How To Become a Food Critic

By Jordan Fabel •  Updated: November 28, 2022  •  8 min read  •  Hospitality
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Do you love food? Are you interested in learning about how to become a food critic? This can be a rather interesting and very distinguished career option.

If you like the idea of earning money while dining out, becoming a food critic is probably for you. It’s a very competitive field and requires plenty of hard work. You will need to learn how to become a food critic, so you know the right steps to take.

Before you start down this career path, it’s a good idea to understand the job duties. Let’s look at the duties of a food critic and how you can become one.

How To Become a Food Critic

Job Duties of a Food Critic

It’s common for a food critic to be referred to as a food writer or even a restaurant critic. If you like the idea of becoming a writer or journalist, this might be the career for you.

Most food critics will go from one restaurant to another. They will review the dishes they order and sample for a newspaper, blog, magazine, or website. It’s common for food critics to run their own blogs today.

If you’re new to this field, you might start by submitting unpaid reviews. This will give you some experience, and you’ll get a byline to add to your portfolio. Most new food critics will not only submit unpaid reviews but also create their own website/blog. They may also use social media to drive traffic to their blog.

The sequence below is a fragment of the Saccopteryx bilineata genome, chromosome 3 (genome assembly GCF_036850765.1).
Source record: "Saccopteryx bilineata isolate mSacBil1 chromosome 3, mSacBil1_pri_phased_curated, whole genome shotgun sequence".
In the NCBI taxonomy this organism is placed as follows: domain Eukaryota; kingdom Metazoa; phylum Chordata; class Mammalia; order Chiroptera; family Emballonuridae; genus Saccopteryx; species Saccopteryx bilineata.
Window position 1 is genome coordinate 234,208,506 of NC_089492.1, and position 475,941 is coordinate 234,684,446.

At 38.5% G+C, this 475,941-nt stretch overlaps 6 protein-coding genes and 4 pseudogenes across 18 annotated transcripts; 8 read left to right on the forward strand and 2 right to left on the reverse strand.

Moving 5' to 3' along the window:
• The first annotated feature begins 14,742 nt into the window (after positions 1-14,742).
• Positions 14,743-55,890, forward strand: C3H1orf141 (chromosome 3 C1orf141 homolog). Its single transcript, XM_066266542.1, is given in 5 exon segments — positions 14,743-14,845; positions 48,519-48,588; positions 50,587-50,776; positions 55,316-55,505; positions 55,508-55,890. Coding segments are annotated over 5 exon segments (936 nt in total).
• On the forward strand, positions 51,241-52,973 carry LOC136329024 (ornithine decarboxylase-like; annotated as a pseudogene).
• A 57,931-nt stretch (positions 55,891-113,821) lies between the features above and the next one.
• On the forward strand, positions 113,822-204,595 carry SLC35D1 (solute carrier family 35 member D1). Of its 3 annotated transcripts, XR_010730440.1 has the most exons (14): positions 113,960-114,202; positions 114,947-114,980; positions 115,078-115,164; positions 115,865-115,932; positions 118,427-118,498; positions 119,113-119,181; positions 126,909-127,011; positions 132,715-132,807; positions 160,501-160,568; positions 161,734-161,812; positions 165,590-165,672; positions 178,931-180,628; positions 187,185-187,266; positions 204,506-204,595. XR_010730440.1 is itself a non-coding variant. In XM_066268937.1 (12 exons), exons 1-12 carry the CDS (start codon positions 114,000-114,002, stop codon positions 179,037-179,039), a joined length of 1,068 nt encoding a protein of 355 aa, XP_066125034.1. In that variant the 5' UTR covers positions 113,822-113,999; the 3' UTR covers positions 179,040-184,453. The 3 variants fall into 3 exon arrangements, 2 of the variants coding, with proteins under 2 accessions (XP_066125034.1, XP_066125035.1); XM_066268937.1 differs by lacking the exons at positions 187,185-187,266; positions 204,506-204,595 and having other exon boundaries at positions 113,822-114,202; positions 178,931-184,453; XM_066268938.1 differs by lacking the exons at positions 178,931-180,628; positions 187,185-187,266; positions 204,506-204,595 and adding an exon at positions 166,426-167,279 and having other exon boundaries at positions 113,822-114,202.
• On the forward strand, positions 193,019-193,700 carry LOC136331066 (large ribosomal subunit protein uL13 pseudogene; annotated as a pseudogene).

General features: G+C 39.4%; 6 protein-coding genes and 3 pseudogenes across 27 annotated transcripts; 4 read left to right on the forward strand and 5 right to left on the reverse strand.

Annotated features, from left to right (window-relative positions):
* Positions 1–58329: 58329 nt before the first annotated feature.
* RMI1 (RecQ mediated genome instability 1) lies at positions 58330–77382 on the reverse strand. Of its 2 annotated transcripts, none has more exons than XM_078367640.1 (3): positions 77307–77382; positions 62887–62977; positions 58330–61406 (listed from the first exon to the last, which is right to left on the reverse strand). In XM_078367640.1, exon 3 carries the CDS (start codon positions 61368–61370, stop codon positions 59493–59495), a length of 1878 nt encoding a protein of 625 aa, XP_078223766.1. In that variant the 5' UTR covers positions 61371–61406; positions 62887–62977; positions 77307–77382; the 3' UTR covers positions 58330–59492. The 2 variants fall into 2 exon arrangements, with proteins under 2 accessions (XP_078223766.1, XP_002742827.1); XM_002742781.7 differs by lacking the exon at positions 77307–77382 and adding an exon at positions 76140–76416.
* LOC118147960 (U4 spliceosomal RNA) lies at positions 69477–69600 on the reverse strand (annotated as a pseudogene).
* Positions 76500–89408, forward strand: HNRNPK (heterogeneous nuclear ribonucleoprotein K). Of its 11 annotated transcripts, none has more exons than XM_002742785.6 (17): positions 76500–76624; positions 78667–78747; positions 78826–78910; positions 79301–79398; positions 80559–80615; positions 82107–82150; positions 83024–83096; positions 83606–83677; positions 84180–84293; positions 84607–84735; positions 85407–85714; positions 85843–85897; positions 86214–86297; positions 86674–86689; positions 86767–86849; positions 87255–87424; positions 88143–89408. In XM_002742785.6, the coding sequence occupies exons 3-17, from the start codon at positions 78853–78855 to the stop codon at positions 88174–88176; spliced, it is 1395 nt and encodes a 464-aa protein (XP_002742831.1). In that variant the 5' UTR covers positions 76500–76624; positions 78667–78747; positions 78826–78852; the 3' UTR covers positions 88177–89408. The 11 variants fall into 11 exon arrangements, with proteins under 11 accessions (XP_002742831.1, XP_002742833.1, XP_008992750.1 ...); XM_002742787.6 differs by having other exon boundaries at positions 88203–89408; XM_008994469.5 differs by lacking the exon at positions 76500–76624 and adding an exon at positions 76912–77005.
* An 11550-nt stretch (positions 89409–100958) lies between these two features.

The best food critics in the world will travel quite a bit. They may go all across the United States or even the entire globe. Their job is to try new dishes and review them.

Some of the best food critics in the field will end up on TV or even get their own show. If you become successful in this field, you will likely write a book.

The career of a food critic is highly sought-after. It’s very competitive, and it takes quite a bit of dedication. If you’re serious about this career path, you will want to understand the steps to becoming a food critic.

How To Become a Food Critic in 6 Steps

Step #1 – Earn Your Bachelor’s Degree

Since there are very few full-time food critic positions out there, you will need a degree. It starts with doing well in high school to get into a good college or university. High SAT or ACT scores can help. Make sure you get a good prep course for the SAT or ACT.

A bachelor’s degree in journalism, English, or communications will be preferred. You will want to take courses in writing, communications, and even in food media or reviewing.

Step #2 – Gain some Journalism Experience

The best way to get some experience in journalism is to write for your school paper or blog. You can start in high school and continue on in college. When you start writing in school, you can gain some pieces to add to your portfolio.